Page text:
So, apparently, did some of the news media that covered the rally.

Denver Channel 4’s veteran news hound Rick Sallinger noted in the web edition of his report on the rally that, “Colorado Senators Cory Gardner and Michael Bennet have expressed sympathy and support for the demonstrators’ plight.”


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Kara MasonKara MasonJanuary 18, 20183min1108

Sometimes San Luis Valley law enforcement officers will wait to make an arrest until after the person has received medical care, according to local officials.

The reason they wait, according to the Valley Courier which reported the story last week, is because Medicaid will cover the medical costs. But once a person is arrested they lose most Medicaid benefits, and with a good number of inmates relying on Medicaid — more than 40 percent of the San Luis Valley’s population relies on the federal program — the tab is rapidly growing for local jails.

“We just really believe that that is an injustice,” Alamosa County Administrator Gigi Dennis reportedly said during a meeting with aides from Sen. Cory Gardner’s office.

The Valley Courier continues on the situation the rural southern region of the state is facing:

“I’m aghast that we treat our mental health in jail by putting them in jail,” Rio Grande Hospital CEO Arlene Harms said. “I just think that’s awful.”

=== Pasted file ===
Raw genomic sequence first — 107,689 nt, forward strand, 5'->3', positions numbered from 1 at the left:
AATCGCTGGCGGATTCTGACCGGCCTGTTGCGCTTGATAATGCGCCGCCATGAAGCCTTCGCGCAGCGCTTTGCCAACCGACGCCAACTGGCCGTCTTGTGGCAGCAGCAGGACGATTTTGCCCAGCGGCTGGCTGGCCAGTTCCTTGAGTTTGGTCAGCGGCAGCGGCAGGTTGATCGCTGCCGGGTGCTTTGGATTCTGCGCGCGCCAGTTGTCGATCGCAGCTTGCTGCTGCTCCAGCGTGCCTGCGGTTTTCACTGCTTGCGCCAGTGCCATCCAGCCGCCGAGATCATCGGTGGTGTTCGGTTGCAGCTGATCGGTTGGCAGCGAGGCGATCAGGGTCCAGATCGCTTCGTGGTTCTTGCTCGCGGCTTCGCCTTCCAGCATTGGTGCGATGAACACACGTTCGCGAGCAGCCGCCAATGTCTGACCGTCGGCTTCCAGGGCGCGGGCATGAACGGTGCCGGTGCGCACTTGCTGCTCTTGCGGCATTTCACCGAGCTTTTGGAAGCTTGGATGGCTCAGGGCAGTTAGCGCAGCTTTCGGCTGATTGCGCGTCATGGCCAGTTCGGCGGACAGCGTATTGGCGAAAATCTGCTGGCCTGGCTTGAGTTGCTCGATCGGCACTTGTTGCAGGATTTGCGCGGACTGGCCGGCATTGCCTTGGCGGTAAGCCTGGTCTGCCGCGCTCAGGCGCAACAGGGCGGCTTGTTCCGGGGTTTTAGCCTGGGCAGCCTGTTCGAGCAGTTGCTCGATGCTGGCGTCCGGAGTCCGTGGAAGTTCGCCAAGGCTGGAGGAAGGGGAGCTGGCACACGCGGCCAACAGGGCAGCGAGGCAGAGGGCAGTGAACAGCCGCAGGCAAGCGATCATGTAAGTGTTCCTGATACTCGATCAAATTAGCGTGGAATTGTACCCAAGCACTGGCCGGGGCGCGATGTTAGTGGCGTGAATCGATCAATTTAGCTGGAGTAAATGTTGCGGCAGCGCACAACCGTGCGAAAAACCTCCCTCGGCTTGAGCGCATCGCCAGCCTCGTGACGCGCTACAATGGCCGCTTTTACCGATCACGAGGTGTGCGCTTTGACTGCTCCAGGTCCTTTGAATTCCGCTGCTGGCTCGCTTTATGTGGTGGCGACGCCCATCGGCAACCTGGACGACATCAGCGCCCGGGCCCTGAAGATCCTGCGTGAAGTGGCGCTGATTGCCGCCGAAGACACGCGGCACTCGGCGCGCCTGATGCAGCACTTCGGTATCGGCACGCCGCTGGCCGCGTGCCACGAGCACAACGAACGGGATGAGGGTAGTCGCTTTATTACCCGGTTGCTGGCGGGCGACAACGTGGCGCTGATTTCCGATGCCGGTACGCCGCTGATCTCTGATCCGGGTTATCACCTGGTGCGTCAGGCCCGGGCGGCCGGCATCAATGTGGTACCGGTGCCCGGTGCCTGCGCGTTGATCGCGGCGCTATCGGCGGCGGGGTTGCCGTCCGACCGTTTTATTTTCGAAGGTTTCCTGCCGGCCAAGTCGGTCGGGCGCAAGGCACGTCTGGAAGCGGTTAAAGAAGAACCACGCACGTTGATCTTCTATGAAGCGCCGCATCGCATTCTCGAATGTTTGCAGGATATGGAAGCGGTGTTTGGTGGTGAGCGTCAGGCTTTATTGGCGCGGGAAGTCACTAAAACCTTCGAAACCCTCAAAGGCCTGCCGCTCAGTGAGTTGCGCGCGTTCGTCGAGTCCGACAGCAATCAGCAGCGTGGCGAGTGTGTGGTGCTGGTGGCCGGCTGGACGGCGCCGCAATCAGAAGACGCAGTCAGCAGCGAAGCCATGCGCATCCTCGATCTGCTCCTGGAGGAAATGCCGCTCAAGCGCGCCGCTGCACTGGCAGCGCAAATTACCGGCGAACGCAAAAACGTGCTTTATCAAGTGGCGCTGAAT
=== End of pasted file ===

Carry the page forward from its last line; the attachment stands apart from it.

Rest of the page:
Medicaid does cover the cost if an inmate stays at a hospital for 24 hours or longer. However, that doesn’t take care of quick visits to the pharmacy, dentist, emergency or clinic, which are the majority of visits.

For example, Jackson said an inmate that Alamosa County housed out in Custer County due to lack of beds suffered from an apparent heart attack. Custer County was ill equipped to handle the situation so they flew the inmate to Pueblo. The issue turned out to be an anxiety attack and because the inmate was discharged in less than 24 hours Alamosa County was left with a $23,000 flight bill.

To make matters worse, hospitals aren’t reimbursed through the hospital provider fee when treating jail populations, according to the Valley Courier’s reporting.

The news outlet adds that one solution local governments are considering is better utilizing ankle monitoring programs, since that wouldn’t terminate medical care.

And as for help from Congress and Gardner?

The senator’s aides said they couldn’t make any promises, but the meeting was good insight into the problem several southern Colorado communities are facing.